All Jewish children, regardless of their skills and abilities, should get a shot at Jewish life. It’s their birthright. Jewish children with disabilities should no longer be denied access to Jewish day schools and other institutions. But for that to happen, we need to use best practices.
There are numerous academic books and studies on best practices for serving children with disabilities. I am a big fan of the work of Professors Stuart Schleien, Ari Rimmerman, Erik Carter, Steve Eidelman and Steve Brannan. If we truly want to serve all Jewish children, regardless of their skills and abilities, we need to learn from them.
From studies, experts and experience, it is clear that we must invest in two things: 1. upgrading the skills of the professional staff at many Jewish schools and religious institutions and 2. bringing in professional inclusion coordinators.
The first issue is staff training. Inclusion, as has been pointed out by Professor Carter, is about much more than location. It is entirely possible for a person to be physically present in a Jewish organization, but without the proper supports, completely isolated from all of the interactions, learning opportunities, and relationships that energize that setting. Even at the most open institutions this is still happening today because of a lack of training.
Indeed, as we can learn from the “National Inclusion Project,” a key purpose of inclusion is for kids with disabilities to be able to make friends and have experiences with their typical peers. According to the most recent views on best practices for working with kids with disabilities, the job of a staff member, teacher or counselor is not to fix every problem or to constantly hover over participants; it is to help children discover solutions on their own. There will be times of course when a teacher/counselor/aid will need to assist them, either physically or in a conversation to support them in meeting their needs. Once the immediate need is met, however, it is then important that children are given the space to be as independent as possible. They need to step away slowly, allowing more freedom. This best practice is is known as “AID AND FADE.”
Yet, I have witnessed 1-1 supports (also known as “shadows”) who don’t understand the concept of “AID AND FADE.” Indeed, in some cases I’ve even seen kids with intellectual disabilities, Down Syndrome, and FragileX treated in a patronizing fashion as if they were toddlers. Many of the 1-1’s I’ve had personal experience with actually mistakenly think their job is to be the child’s big-brother/big-sister/friend.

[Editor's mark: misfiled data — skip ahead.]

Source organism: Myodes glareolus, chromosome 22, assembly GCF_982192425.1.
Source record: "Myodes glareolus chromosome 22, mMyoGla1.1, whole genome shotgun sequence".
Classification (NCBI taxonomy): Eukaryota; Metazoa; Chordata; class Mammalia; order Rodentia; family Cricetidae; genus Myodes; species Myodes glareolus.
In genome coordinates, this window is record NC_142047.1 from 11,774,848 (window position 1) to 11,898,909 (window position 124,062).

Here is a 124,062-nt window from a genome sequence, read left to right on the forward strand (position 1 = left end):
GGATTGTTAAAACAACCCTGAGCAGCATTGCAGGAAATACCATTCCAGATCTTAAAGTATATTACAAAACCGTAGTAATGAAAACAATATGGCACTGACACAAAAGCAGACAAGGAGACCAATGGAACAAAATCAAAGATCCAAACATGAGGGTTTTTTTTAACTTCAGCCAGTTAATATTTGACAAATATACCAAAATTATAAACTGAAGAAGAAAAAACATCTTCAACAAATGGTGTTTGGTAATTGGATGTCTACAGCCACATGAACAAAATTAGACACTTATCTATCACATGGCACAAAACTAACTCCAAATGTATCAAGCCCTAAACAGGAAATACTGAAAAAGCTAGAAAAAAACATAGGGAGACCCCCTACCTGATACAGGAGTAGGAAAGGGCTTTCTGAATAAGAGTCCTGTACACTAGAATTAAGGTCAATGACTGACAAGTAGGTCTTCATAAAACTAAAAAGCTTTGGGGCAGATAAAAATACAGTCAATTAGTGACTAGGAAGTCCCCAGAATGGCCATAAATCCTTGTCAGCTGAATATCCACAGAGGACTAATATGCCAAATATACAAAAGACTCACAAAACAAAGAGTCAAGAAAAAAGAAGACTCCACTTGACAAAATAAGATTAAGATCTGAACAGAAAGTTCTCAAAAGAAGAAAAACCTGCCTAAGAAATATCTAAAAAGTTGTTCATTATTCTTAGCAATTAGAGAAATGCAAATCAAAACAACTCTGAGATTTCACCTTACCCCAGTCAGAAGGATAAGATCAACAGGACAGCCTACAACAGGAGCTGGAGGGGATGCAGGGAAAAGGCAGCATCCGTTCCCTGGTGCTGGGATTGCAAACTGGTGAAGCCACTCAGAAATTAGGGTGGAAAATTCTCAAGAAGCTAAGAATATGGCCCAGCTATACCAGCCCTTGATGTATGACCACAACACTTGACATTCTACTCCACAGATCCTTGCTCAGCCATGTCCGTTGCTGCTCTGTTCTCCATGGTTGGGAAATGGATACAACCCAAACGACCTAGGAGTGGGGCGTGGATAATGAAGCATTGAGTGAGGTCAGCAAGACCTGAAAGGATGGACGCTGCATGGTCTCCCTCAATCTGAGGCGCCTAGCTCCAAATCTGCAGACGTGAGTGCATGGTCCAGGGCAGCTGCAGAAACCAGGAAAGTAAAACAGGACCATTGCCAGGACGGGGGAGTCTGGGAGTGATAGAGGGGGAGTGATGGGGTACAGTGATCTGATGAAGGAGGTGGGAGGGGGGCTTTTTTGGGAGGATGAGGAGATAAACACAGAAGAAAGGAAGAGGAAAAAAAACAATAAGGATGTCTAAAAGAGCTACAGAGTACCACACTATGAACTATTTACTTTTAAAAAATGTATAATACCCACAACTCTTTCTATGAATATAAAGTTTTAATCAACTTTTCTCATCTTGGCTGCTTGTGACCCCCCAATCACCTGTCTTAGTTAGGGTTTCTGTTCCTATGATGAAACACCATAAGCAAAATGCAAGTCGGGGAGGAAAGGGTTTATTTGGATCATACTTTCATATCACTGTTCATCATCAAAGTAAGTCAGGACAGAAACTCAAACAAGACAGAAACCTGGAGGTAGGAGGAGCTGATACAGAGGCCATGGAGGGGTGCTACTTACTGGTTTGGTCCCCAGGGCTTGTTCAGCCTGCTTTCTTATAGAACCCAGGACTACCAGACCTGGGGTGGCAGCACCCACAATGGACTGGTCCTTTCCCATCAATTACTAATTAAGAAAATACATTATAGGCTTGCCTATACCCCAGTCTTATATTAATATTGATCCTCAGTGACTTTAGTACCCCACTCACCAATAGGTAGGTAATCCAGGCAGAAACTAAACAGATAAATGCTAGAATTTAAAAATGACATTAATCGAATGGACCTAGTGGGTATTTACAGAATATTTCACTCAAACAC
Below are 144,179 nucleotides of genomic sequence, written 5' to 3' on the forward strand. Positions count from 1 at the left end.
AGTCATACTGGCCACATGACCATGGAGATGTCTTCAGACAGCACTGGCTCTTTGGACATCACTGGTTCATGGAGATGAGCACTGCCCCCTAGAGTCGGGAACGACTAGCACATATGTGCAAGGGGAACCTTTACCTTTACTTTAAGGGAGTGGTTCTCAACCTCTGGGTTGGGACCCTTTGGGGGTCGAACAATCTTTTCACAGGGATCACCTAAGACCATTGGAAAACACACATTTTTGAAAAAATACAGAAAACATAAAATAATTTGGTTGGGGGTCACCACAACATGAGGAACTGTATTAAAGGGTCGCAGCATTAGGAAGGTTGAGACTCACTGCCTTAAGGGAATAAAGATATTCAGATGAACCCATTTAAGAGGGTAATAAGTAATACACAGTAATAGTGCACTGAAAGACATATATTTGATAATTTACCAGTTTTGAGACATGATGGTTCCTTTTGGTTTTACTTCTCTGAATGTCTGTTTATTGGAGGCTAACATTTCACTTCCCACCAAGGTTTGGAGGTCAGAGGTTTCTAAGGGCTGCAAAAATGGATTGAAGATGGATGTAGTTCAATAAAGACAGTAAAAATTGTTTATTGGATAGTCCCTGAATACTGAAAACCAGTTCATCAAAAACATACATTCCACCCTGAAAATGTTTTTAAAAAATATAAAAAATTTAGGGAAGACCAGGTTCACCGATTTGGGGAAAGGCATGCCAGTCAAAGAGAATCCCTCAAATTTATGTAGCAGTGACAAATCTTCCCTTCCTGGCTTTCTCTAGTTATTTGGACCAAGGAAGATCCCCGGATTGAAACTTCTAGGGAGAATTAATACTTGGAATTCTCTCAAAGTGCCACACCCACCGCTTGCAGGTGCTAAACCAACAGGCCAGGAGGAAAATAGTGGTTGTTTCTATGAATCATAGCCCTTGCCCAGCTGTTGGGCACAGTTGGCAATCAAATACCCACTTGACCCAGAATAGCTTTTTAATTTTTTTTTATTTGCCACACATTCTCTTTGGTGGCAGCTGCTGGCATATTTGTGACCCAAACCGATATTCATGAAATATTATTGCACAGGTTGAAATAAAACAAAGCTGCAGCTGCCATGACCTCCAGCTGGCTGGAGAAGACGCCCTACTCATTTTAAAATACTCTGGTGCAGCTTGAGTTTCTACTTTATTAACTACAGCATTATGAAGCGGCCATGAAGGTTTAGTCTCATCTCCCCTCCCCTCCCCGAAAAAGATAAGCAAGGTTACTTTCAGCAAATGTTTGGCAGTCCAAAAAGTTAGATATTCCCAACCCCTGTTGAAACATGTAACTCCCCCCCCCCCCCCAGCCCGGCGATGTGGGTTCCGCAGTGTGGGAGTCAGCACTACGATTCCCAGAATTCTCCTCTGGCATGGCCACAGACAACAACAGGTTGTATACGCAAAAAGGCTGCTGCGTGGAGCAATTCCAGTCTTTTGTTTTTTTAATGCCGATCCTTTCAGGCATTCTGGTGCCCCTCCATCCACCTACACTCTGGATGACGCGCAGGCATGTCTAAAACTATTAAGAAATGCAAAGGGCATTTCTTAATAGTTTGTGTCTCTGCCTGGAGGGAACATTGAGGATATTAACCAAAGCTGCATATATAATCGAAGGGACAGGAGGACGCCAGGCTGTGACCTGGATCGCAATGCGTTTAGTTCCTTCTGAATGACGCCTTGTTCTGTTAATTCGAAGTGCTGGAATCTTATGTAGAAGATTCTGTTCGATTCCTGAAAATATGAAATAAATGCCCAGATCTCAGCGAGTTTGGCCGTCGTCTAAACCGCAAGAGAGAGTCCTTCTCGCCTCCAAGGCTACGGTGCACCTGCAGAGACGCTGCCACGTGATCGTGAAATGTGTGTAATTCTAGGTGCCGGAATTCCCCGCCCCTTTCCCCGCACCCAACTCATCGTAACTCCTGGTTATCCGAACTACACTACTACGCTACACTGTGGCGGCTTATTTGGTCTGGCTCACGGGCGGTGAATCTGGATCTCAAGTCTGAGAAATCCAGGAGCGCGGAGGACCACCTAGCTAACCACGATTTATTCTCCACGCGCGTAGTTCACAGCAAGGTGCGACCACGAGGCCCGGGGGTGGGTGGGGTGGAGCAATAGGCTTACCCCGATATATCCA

Obviously this can be harder because it requires typical children to make an effort to be friends with a child who may have limited social skills or other differences. But that hard work pays off.
Some say it is easier to have a 1-1 support when a kid is younger as when they get older it is more obvious and intrusive to the dynamic of the other students. However, in some cases, that may be because the 1-1 doesn’t have the experience or training to understand that they should be a helper to the WHOLE group, and should AID AND FADE as needed. There are admittedly real issues inserting an adult into a youth group dynamic, especially in older children, but this method would be a step in the right direction.
This is also just one example of why ALL staff at Jewish institutions need to be trained in at least the basics of inclusion and how to respect/value people with differences — not just staff whose sole job is to support children with disabilities.
The second issue is that there must be a hub-and-spokes system where at the center of the inclusion system there is someone who has the right skills and experience to make inclusion a win-win for everyone involved. Thus, it is vital throughout the Jewish world to recruit inclusion coordinators with the right skills and experience, or get dramatically more training for the ones we have. Their responsibilities should include:
• Planning and communication with parents of children with disabilities
• Developing and implementing individual accommodations as needed
• Training all staff about children with disabilities and inclusive practices
• Developing and implementing program-wide inclusive strategies
• Assisting program specialists to develop adaptations in recreation and/or education areas
• Assigning and supervising teachers/staff to facilitate inclusion of children with disabilities
• Problem-solving with other staff on situations that arise related to the needs of children with disabilities and their groups.
There are many dedicated, experienced special educators, therapists, social workers and psychologists who do not currently work at Jewish institutions but who, at some point, were part of the synagogue life, Jewish Day Schools or Jewish camps. As a community we should recruit more of them in as staff, especially in key leadership roles such as inclusion coordinators.
This will take additional funds, but the investments will pay off with rich rewards in better experiences for all children.
Improving the experience level and training of staff will allow communities and institutions to go beyond the job groups do now with the narrow population of kids with disabilities that many serve. It will enable schools, synagogues and camps to serve children whose disabilities are more “involved.”
I am very pleased that our foundation will sponsor training in the Washington area soon on these issues. But if we really want to live up to our Jewish ideals, which teach us that EVERY Jew is in the image of G-d, then much more training and professional staff are needed around the country.
Jennifer Laszlo Mizrahi is the founder and president of Laszlostrategies.com in Washington, D.C. She is a proud parent who knows the challenges of raising a Jewish child with special needs.